Week of Prayer for Christian Unity ~ Part One

wpcu-prayer-card-239x223What does God Require of Us? is the theme for this year’s observance of the Week of Prayer for Christian Unity.  For more than 100 years, Christians around the world have taken part in an octave of prayer for visible Christian unity from January 18 – 25. By annually observing the Week of Prayer for Christian Unity (WPCU), Christians move toward the fulfillment of Jesus’ prayer at the Last Supper “that they all may be one.”

When Jesus’ disciples disputed over “who was the greatest” (Mark 9:34), it was clear that this impulse was strong.  But Jesus’ reaction was very simple: “Whoever wants to be first  must be last of all and servant of all”. (Mark 9:35).

For all Christians, the best example of such humble service is Jesus Christ.  It is in his life, teaching, suffering, death and resurrection that we find inspiration for a modern victorious life of faith which expresses itself in social commitment in a spirit of humility, service and faithfulness to the Gospel.  This victory is possible only through spirtual transformation and conversion.  The message is to achieve a victory which integrates all Christians around the service of God and one’s neighbor.  There is room for everyone in God’s plan of salvation.

During this week we are invited to enter more deeply into our faith and to ask the question, “What does God require of us?”  The following questions are provided as opportunities to reflect upon the daily themes.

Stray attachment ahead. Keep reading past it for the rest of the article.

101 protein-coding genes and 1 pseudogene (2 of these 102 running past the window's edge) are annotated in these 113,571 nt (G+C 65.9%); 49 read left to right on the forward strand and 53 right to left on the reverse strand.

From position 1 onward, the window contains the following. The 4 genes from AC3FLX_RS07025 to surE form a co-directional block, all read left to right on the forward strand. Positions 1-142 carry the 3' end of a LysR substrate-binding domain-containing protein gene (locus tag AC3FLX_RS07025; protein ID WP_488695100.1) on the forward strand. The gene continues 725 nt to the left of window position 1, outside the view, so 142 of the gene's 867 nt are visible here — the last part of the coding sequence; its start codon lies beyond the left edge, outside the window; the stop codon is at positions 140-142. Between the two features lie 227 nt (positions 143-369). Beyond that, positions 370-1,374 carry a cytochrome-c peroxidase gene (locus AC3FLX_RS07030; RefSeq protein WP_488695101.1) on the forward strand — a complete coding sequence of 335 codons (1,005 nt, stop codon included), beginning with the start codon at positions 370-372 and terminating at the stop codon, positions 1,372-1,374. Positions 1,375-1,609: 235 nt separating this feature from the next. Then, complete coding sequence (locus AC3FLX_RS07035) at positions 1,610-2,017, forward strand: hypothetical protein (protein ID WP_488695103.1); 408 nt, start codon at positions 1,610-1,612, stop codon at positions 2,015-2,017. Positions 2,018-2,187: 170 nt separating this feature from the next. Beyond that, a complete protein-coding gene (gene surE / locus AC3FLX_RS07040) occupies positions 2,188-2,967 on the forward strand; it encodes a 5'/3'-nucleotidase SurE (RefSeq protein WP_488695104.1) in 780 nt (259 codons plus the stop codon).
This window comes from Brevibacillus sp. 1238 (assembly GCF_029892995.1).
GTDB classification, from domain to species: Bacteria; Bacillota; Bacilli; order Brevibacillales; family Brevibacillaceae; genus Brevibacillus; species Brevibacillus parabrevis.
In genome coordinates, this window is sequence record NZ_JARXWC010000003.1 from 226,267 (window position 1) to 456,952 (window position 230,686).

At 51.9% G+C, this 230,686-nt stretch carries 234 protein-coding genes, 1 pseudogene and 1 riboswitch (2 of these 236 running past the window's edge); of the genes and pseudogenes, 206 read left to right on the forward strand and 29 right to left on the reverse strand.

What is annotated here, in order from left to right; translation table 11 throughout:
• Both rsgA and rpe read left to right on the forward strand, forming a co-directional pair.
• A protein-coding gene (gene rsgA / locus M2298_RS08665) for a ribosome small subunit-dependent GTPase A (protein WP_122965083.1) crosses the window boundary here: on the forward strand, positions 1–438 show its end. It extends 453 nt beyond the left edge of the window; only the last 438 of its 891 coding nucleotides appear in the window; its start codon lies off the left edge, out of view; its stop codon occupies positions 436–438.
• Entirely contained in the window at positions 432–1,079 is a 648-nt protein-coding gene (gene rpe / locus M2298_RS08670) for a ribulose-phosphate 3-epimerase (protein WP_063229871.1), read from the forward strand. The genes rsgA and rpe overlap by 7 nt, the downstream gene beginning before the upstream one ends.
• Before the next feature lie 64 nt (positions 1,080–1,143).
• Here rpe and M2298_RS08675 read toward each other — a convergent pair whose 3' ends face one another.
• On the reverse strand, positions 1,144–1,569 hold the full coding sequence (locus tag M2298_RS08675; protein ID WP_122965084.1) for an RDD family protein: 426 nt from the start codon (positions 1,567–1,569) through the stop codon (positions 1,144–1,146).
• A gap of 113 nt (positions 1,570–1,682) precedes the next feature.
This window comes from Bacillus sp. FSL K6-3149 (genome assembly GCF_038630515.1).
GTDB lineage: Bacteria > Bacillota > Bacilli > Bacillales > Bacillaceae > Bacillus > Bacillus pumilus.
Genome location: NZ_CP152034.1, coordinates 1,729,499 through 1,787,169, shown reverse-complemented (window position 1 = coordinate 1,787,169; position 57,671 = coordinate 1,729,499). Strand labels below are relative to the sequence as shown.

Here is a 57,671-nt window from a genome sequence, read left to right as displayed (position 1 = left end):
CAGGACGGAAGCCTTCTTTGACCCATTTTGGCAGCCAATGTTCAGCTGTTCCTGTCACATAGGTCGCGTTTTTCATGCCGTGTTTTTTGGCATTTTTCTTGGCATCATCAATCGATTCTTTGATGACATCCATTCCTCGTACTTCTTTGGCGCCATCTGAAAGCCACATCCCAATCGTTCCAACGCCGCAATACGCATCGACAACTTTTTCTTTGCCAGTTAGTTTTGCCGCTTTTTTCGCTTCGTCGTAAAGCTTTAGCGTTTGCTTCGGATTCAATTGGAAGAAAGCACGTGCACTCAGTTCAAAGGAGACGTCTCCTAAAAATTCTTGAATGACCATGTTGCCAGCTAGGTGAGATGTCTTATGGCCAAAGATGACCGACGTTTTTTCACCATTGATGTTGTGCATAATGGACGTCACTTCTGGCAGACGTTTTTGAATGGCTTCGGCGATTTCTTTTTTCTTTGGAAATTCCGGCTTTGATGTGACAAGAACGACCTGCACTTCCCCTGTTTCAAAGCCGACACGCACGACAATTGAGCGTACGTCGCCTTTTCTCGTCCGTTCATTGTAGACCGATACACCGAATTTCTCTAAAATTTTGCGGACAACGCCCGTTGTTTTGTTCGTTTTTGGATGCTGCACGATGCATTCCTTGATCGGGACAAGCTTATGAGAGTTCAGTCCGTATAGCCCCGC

Day 1: Walking in Conversation  (Genesis 11:1-9, Psalm 34:11-18, Acts 2:1-12, Luke 24:13-25)

  • Where do we practice true conversation, across the various differences that separate us?
  • Is our conversation oriented towards some grand project of our own, or towards new life which brings hope of resurrection?
  • What people do we converse with, and who is not included in our conversations?  Why?

Day 2: Walking with the Broken Body of Christ (Ezekiel 37:1-14, Psalm 22:1-8, Hebrews 13:12-16, Luke 22:14-23)

  • In light of that prophetic tradition in which God desires justice, rather than ritual without righteousness, we need to ask: how is the Eucharist, the mystery of Christ’s brokenness and new life, celebrated in all the places where we walk?
  • What might we do, as Christians together, better to witness to our unity in Christ in places of brokenness and marginality?

Day 3: Walking Towards Freedom (Exodus 1:15-22, Psalm 17:1-6, 2 Corinthians 3:17-18, John 4:4-26)

  • Are there times, even in our own Christian communities, when the prejudices and judgments of the world, with regard to caste, age, gender, race, educational background, stop us seeing each other clearly in the light of God’s glory?
  • What small, practical steps can we take, as Christians together, towards the freedom of the Children of God (Romans 8:21) for our churches and for wider society?

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